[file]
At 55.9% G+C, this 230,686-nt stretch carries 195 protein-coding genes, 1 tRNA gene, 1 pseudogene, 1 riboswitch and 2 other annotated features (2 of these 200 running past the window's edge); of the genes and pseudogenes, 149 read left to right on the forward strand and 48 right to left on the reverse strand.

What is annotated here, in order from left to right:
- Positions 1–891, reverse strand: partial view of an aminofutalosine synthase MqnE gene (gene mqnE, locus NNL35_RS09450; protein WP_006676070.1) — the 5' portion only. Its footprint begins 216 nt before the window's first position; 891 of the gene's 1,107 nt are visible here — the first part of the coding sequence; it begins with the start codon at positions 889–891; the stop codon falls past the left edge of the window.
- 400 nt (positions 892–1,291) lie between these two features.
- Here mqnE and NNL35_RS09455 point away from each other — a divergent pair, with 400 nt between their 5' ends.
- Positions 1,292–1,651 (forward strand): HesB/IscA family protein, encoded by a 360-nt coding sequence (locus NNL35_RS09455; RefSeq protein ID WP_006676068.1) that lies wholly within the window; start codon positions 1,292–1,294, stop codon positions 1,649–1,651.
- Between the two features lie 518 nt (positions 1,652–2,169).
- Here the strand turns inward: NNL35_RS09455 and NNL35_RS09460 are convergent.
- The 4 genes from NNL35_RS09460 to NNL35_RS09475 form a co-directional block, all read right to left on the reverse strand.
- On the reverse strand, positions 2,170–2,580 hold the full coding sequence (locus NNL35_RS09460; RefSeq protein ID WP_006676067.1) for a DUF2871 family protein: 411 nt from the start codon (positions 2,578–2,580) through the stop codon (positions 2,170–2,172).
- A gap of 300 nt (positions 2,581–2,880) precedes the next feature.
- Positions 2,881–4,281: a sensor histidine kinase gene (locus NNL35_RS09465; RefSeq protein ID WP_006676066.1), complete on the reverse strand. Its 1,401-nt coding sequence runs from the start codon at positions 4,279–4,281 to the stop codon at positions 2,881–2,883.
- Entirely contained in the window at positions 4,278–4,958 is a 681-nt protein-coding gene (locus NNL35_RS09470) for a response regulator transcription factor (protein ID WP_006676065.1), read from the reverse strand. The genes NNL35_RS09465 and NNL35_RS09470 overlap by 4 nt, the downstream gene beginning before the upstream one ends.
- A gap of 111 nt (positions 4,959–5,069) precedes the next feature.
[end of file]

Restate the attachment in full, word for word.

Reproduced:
At 55.9% G+C, this 230,686-nt stretch carries 195 protein-coding genes, 1 tRNA gene, 1 pseudogene, 1 riboswitch and 2 other annotated features (2 of these 200 running past the window's edge); of the genes and pseudogenes, 149 read left to right on the forward strand and 48 right to left on the reverse strand.

What is annotated here, in order from left to right:
- Positions 1–891, reverse strand: partial view of an aminofutalosine synthase MqnE gene (gene mqnE, locus NNL35_RS09450; protein WP_006676070.1) — the 5' portion only. Its footprint begins 216 nt before the window's first position; 891 of the gene's 1,107 nt are visible here — the first part of the coding sequence; it begins with the start codon at positions 889–891; the stop codon falls past the left edge of the window.
- 400 nt (positions 892–1,291) lie between these two features.
- Here mqnE and NNL35_RS09455 point away from each other — a divergent pair, with 400 nt between their 5' ends.
- Positions 1,292–1,651 (forward strand): HesB/IscA family protein, encoded by a 360-nt coding sequence (locus NNL35_RS09455; RefSeq protein ID WP_006676068.1) that lies wholly within the window; start codon positions 1,292–1,294, stop codon positions 1,649–1,651.
- Between the two features lie 518 nt (positions 1,652–2,169).
- Here the strand turns inward: NNL35_RS09455 and NNL35_RS09460 are convergent.
- The 4 genes from NNL35_RS09460 to NNL35_RS09475 form a co-directional block, all read right to left on the reverse strand.
- On the reverse strand, positions 2,170–2,580 hold the full coding sequence (locus NNL35_RS09460; RefSeq protein ID WP_006676067.1) for a DUF2871 family protein: 411 nt from the start codon (positions 2,578–2,580) through the stop codon (positions 2,170–2,172).
- A gap of 300 nt (positions 2,581–2,880) precedes the next feature.
- Positions 2,881–4,281: a sensor histidine kinase gene (locus NNL35_RS09465; RefSeq protein ID WP_006676066.1), complete on the reverse strand. Its 1,401-nt coding sequence runs from the start codon at positions 4,279–4,281 to the stop codon at positions 2,881–2,883.
- Entirely contained in the window at positions 4,278–4,958 is a 681-nt protein-coding gene (locus NNL35_RS09470) for a response regulator transcription factor (protein ID WP_006676065.1), read from the reverse strand. The genes NNL35_RS09465 and NNL35_RS09470 overlap by 4 nt, the downstream gene beginning before the upstream one ends.
- A gap of 111 nt (positions 4,959–5,069) precedes the next feature.